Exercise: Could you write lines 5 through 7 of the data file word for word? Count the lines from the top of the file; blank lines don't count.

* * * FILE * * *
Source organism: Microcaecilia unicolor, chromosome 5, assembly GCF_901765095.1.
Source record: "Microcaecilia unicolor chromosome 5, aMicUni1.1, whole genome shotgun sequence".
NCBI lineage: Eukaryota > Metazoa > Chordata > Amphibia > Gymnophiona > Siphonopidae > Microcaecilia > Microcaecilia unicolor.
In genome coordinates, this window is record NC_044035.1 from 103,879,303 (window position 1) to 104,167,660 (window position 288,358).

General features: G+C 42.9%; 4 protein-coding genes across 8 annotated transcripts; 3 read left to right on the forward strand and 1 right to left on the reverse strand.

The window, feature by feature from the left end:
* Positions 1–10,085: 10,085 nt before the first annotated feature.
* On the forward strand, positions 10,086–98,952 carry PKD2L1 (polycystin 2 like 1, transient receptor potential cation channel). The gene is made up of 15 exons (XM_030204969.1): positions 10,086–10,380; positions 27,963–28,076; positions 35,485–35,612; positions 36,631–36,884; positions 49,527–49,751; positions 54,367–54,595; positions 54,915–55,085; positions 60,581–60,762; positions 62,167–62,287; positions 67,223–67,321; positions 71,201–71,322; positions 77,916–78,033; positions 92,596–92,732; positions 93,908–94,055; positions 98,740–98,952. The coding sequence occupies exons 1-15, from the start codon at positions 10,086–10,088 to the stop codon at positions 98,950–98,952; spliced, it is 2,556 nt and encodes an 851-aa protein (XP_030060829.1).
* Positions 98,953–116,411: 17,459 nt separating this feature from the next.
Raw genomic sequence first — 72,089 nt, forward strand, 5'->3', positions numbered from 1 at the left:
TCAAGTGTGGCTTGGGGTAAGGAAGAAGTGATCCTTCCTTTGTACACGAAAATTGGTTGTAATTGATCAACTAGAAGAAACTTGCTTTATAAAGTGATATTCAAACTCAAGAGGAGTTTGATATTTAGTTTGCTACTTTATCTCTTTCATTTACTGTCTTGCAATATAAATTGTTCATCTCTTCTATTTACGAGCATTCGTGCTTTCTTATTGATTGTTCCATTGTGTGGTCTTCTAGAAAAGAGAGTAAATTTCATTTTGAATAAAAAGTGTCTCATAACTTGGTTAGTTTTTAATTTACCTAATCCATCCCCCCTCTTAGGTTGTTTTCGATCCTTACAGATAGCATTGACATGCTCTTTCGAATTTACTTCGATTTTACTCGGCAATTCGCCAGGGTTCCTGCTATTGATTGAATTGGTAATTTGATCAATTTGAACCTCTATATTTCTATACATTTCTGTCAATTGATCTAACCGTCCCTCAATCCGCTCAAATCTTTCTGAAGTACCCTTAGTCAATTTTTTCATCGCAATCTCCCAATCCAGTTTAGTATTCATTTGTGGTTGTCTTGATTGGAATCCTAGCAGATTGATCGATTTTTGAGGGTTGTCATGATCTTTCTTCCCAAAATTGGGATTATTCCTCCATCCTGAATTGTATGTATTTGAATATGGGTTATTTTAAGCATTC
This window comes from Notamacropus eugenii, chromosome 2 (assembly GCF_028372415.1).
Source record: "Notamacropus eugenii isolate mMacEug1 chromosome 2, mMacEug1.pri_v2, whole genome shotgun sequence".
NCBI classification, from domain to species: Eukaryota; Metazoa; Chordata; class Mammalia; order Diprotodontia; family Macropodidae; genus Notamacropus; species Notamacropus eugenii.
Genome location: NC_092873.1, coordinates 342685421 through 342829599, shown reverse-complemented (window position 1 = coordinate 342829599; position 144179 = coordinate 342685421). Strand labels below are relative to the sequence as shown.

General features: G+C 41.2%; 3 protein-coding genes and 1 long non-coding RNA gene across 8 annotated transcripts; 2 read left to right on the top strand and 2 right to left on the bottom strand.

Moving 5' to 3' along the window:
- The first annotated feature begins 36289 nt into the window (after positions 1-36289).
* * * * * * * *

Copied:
General features: G+C 42.9%; 4 protein-coding genes across 8 annotated transcripts; 3 read left to right on the forward strand and 1 right to left on the reverse strand.

The window, feature by feature from the left end:
* Positions 1–10,085: 10,085 nt before the first annotated feature.